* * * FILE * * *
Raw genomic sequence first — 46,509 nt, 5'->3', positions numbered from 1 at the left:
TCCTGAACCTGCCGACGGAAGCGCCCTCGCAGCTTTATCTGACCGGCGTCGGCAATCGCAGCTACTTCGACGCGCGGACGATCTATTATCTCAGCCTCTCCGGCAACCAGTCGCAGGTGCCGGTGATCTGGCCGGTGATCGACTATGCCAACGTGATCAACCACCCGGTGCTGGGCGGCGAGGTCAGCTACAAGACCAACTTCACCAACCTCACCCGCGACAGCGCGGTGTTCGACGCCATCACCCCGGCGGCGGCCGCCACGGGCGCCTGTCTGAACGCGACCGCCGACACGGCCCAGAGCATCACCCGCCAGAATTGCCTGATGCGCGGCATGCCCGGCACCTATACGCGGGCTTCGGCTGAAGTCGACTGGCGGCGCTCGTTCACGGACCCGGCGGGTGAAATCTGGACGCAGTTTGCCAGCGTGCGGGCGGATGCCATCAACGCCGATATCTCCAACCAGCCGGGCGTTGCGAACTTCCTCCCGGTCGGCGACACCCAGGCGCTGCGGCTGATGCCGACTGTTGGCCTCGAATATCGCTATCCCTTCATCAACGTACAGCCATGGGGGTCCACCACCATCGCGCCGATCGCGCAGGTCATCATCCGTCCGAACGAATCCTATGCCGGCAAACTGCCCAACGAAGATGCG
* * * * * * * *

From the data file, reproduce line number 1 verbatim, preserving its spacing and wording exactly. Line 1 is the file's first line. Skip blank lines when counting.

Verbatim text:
Raw genomic sequence first — 46,509 nt, 5'->3', positions numbered from 1 at the left: